NCS and EMG Tests
Nerve conduction study (NCS) and electromyography (EMG) and nerve conduction studies (NCS) are tests that measure muscle and nerve function. In most cases, both tests are done. NCS is most often done first. You will be asked to lie on an exam table with a blanket over you.
Nerve conduction study (NCS)
During NCS, mild electrical currents are used to test how fast electrical signals move along your nerves. Small metal disks (electrodes) will be attached to your skin on the part of your body being tested. This will be done using water-based gel or paste. A doctor or technologist will apply mild electrical currents to your skin. Your muscles will twitch, but the test won’t harm you. Currents are usually applied to the same area several times. Usually the strength of the electrical current is increased on each body part. You may have some increasing mild pain. This varies from person to person. But the electrical current is not dangerous. The testing may continue on other parts of your body unless only 1 part of your body needs to be tested.
Most of the electrodes will be removed for EMG. The healthcare provider will use alcohol to clean your skin in the area to be tested. A very thin sterile needle will be inserted into the muscles in this area. When the needle is inserted, you may feel as if your skin is being pinched. You will be asked to relax and contract the muscle being tested. Following instructions will let your provider interpret the test results.
During each test, wavy lines (waveforms) appear on a screen or on paper. These lines show how well your nerves and muscles work. These waveforms help to determine your test results.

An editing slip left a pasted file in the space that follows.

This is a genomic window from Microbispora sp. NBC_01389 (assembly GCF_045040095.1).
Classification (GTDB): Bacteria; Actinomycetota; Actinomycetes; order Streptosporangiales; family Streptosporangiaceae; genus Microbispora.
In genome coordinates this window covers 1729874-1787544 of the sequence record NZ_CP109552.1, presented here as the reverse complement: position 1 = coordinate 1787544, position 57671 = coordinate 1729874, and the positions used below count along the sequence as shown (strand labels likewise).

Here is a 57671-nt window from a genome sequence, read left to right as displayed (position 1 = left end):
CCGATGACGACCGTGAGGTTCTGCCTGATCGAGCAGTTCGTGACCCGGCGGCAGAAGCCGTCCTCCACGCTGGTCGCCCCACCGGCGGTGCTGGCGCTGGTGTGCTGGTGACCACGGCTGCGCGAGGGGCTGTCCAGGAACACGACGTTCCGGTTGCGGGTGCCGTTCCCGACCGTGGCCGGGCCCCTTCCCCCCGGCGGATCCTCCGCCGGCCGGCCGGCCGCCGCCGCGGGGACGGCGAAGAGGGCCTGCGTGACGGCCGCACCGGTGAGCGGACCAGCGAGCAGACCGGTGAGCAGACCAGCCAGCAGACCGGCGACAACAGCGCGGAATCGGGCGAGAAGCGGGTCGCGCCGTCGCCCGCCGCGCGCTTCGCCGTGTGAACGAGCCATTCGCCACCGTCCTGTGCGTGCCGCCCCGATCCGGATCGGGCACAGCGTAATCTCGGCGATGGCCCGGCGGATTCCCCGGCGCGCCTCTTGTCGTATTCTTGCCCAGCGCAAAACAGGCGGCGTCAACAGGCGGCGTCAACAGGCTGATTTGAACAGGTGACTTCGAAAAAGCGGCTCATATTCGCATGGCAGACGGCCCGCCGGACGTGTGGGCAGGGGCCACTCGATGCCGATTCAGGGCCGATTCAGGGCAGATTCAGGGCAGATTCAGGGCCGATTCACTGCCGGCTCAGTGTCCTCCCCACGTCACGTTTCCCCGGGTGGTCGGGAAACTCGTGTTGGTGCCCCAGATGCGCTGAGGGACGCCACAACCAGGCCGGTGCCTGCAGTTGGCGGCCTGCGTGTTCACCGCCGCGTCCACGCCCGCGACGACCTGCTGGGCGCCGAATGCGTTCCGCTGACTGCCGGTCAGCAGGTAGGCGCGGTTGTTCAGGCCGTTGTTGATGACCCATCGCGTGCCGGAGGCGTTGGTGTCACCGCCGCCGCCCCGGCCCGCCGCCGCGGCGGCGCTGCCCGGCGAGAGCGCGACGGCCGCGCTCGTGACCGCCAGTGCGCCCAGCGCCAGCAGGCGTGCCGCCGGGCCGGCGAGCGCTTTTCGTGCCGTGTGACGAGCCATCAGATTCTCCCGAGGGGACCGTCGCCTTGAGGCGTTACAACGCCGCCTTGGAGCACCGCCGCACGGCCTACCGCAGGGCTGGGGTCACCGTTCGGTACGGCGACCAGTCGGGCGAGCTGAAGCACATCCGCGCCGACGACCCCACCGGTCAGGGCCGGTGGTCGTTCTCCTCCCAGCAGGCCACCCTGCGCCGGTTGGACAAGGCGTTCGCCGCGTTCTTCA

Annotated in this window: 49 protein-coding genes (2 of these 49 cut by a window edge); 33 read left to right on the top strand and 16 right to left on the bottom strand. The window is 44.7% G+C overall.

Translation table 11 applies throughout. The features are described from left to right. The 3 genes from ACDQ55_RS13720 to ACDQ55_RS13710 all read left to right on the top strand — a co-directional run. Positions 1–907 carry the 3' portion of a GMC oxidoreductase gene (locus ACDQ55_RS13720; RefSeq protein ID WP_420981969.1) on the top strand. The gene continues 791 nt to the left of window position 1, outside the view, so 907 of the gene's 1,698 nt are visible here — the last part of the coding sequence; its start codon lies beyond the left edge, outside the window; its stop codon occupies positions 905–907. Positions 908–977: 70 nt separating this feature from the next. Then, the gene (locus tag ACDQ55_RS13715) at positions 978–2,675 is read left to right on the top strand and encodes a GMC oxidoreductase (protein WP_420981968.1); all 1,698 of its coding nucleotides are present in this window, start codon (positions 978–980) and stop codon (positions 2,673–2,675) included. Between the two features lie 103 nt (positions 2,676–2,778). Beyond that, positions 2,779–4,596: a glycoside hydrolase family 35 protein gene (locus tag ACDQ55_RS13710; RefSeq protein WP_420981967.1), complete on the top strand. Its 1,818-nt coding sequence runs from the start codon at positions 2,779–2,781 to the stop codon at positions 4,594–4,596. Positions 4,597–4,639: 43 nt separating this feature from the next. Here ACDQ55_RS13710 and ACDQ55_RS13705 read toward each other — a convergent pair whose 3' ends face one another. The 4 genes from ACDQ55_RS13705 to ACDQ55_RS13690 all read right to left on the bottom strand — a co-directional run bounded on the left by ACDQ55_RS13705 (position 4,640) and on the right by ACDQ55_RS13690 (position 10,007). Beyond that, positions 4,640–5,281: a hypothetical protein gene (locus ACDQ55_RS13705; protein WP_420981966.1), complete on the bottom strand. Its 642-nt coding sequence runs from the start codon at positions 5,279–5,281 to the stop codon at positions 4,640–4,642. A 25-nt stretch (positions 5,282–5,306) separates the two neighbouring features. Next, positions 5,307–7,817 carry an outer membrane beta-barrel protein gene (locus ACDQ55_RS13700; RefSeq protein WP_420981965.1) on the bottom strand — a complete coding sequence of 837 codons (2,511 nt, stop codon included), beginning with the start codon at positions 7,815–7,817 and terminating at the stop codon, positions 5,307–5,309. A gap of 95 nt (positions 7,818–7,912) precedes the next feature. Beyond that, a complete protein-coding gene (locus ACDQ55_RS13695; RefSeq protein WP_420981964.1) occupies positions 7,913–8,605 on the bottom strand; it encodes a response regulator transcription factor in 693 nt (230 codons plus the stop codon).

Before the tests
Prepare for your tests as instructed. Shower or bathe, but don't use powder, oil, or lotion. Your skin should be clean and free of excess oil. Wear loose clothes. You may be asked to change into a hospital gown. The entire test will take about 60 minutes. Allow extra time to check in.
For your safety and for the success of your test, tell the technologist if you:
Have any bleeding problems
Take blood thinners (anticoagulants) or other medicines, including aspirin
Have any immune system problems
Have had neck or back surgery
Have implantable devices such as spinal cord or brain stimulator, pacemaker, or defibrillator
You may also be asked questions about your overall health.
After the tests
Before you leave, all electrodes will be removed. You can then get right back to your normal routine. If you feel tired or have some mild pain, take it easy. If you were told to stop taking any medicines for your test, ask when you can start taking them again. Your healthcare provider will let you know when your test results are ready.